The Differences Of AIDS, AIDS And Ebola)

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AIDS (Acquired Immunodeficiency Syndrome) is caused by the human immunodeficiency virus (HIV) and is one of the top 10 leading causes of death (WTO, 2014). While AIDS refers to the last stage of infection, the term is generally used to refer the entire stage of the illness caused by HIV. Ebola, famous for its 2013-2016 West African outbreak, is another deadly infectious diseases that brought a huge threat to the survival and prosperity of the human society. Because of their strong power and infectiousness, a large number of population die each year and this brings unwanted negative influence to the society. While the two diseases share some commonalities in various aspects, they also have individual differences and thus influence the way we …show more content…
(2014), AIDS and Ebola share some similarities. Both the two diseases are caused by viruses. AIDS is caused by the HIV and Ebola is caused by the ebolavirus (Horowitz, 1999). These two viruses can attack human beings and induce high mortality. Tracing back to the origin of the two diseases, it is found that both of the two diseases emerged in Africa and are both carried by host animals and then transmitted to humans (Horowitz, 1999). Also, the transition may have occurred when hunters each bush meat for both of them. Both the two diseases are transmissible via bodily fluids and can bring many difficulties for the prevention of transmission. Unfortunately, neither of the two diseases have a vaccine to prohibit from …show more content…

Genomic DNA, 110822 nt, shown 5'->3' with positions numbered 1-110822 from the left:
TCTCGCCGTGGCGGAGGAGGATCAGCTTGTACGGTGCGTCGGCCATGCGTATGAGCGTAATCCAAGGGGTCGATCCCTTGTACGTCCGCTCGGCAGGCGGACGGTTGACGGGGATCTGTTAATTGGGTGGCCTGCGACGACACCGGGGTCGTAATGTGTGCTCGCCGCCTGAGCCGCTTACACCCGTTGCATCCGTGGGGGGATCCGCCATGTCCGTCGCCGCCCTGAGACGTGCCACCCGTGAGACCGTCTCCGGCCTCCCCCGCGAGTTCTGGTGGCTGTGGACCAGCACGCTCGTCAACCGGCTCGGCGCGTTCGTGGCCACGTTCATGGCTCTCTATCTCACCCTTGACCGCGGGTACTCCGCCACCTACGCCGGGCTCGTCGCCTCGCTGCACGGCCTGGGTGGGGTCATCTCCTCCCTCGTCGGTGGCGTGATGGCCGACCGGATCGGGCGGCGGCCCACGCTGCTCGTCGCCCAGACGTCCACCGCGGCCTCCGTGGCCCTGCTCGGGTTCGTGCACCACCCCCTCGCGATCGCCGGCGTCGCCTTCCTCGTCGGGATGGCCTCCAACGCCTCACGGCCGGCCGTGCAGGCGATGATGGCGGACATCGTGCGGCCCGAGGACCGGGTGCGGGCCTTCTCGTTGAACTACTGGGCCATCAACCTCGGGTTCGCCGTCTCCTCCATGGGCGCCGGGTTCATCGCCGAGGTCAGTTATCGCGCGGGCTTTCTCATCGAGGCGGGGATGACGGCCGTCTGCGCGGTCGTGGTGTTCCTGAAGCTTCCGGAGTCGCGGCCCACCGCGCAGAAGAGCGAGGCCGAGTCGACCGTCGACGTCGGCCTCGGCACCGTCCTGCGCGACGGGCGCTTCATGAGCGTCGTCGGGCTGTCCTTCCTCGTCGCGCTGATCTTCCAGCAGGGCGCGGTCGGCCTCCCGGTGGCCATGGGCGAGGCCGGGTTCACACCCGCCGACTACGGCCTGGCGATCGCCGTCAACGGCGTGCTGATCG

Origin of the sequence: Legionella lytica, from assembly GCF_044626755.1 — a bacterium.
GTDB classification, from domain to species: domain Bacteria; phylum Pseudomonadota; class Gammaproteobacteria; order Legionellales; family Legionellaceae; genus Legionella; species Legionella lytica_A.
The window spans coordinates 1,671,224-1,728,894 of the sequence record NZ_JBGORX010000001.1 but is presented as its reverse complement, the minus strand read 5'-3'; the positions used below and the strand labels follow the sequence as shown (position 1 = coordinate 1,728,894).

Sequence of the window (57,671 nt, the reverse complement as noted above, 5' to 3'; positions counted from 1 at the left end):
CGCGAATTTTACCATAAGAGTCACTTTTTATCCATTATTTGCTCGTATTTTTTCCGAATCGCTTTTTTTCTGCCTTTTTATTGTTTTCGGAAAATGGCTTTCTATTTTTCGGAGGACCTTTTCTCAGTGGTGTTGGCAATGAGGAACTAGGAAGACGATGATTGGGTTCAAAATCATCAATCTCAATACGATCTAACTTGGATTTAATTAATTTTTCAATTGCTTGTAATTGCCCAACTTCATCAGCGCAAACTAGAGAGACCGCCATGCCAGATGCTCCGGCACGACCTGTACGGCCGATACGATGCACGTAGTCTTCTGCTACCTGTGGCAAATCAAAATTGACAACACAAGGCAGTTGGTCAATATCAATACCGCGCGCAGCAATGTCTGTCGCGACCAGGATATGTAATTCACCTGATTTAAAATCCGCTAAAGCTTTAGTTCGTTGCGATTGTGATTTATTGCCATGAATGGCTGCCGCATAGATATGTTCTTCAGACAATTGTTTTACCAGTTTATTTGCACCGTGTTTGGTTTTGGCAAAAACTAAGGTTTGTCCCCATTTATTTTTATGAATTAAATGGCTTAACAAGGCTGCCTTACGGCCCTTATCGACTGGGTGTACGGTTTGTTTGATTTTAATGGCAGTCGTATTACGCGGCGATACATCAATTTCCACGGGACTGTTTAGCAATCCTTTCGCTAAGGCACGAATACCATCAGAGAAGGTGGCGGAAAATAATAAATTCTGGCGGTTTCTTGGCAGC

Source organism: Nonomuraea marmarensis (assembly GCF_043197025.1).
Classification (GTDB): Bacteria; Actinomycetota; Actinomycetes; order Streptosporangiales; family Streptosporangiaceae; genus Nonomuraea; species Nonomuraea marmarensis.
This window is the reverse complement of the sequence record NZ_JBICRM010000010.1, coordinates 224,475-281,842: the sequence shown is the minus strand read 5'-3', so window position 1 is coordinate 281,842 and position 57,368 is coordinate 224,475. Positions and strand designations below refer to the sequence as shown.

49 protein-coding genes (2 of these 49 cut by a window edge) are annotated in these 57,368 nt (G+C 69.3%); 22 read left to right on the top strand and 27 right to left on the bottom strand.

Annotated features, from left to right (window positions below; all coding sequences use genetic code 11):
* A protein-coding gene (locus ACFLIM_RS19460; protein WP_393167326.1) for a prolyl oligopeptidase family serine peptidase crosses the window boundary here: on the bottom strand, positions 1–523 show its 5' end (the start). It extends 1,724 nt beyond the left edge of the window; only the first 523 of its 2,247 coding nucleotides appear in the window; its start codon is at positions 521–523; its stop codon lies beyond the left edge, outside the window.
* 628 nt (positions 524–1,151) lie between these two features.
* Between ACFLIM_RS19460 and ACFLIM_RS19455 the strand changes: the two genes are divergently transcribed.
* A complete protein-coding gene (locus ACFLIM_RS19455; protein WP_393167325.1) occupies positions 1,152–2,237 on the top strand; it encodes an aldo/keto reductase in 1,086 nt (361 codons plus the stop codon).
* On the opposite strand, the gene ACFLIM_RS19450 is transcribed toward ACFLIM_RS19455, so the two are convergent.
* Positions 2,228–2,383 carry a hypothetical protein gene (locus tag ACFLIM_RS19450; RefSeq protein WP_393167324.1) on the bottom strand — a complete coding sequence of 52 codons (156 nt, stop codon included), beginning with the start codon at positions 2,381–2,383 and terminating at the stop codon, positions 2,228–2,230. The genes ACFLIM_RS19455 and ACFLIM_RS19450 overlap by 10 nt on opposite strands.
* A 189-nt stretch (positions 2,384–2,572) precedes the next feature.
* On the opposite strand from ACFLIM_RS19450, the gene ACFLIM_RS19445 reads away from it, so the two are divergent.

One main difference between the two is the time length from getting infection to showing symptoms (Horowitz, 1999). For people infected with HIV, they can live for over 10 years without getting AIDS. However, the time length for those infected with Ebola is much shorter, which is only 2 to 21 days. This is to say, people infected with HIV can live healthily for years while those infected with Ebola cannot live for so long. The two diseases also differ from the way they transmit among population (Davtyan et al., 2014). Ebola can be transmitted via more kinds of bodily fluids than HIV, which makes its prevention a more difficult issue for us. Also, a person infected with Ebola can only transmit the virus to another until he started to show symptom while HIV can be transmitted even if a patient does not have any symptoms. This would make the identification of HIV infectors and the infection prevention a harder task. Also, Ebola infectors have a way high mortality rate than HIV infectors. Because of these individual differences, the outcomes of virus spread and treatment for AIDS and Ebola also differ. There is a large population of HIV infectors living around the world. According to WHO (2014) statistics, approximately 35.3 million people are living with HIV globally and 1.5 million people died in 2012 because of it. By contrast, the 2014 West Africa Ebola outbreak reported 13,567 cases

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